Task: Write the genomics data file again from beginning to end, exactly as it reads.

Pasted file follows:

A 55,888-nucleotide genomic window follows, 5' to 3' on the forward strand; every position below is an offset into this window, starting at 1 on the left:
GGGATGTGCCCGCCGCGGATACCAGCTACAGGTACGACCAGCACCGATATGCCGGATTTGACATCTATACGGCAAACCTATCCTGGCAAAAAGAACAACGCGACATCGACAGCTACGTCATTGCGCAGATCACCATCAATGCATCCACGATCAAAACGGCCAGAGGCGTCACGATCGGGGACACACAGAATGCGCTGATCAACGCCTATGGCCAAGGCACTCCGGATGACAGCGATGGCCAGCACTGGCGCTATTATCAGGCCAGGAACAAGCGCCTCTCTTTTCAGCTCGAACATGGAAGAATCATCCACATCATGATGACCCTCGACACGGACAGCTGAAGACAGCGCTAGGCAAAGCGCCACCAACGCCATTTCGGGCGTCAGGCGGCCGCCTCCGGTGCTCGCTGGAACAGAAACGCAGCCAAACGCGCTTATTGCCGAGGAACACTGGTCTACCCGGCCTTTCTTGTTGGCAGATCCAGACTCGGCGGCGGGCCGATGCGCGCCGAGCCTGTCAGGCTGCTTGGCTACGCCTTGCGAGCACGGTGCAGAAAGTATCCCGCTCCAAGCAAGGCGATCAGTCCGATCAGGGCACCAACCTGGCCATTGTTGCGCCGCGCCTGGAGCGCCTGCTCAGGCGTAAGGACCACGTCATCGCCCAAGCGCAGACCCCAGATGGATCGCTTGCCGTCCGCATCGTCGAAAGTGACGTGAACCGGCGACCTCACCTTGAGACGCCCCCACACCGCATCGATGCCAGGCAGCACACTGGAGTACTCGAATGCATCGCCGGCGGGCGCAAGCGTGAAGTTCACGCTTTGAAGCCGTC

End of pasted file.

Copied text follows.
A 55,888-nucleotide genomic window follows, 5' to 3' on the forward strand; every position below is an offset into this window, starting at 1 on the left:
GGGATGTGCCCGCCGCGGATACCAGCTACAGGTACGACCAGCACCGATATGCCGGATTTGACATCTATACGGCAAACCTATCCTGGCAAAAAGAACAACGCGACATCGACAGCTACGTCATTGCGCAGATCACCATCAATGCATCCACGATCAAAACGGCCAGAGGCGTCACGATCGGGGACACACAGAATGCGCTGATCAACGCCTATGGCCAAGGCACTCCGGATGACAGCGATGGCCAGCACTGGCGCTATTATCAGGCCAGGAACAAGCGCCTCTCTTTTCAGCTCGAACATGGAAGAATCATCCACATCATGATGACCCTCGACACGGACAGCTGAAGACAGCGCTAGGCAAAGCGCCACCAACGCCATTTCGGGCGTCAGGCGGCCGCCTCCGGTGCTCGCTGGAACAGAAACGCAGCCAAACGCGCTTATTGCCGAGGAACACTGGTCTACCCGGCCTTTCTTGTTGGCAGATCCAGACTCGGCGGCGGGCCGATGCGCGCCGAGCCTGTCAGGCTGCTTGGCTACGCCTTGCGAGCACGGTGCAGAAAGTATCCCGCTCCAAGCAAGGCGATCAGTCCGATCAGGGCACCAACCTGGCCATTGTTGCGCCGCGCCTGGAGCGCCTGCTCAGGCGTAAGGACCACGTCATCGCCCAAGCGCAGACCCCAGATGGATCGCTTGCCGTCCGCATCGTCGAAAGTGACGTGAACCGGCGACCTCACCTTGAGACGCCCCCACACCGCATCGATGCCAGGCAGCACACTGGAGTACTCGAATGCATCGCCGGCGGGCGCAAGCGTGAAGTTCACGCTTTGAAGCCGTC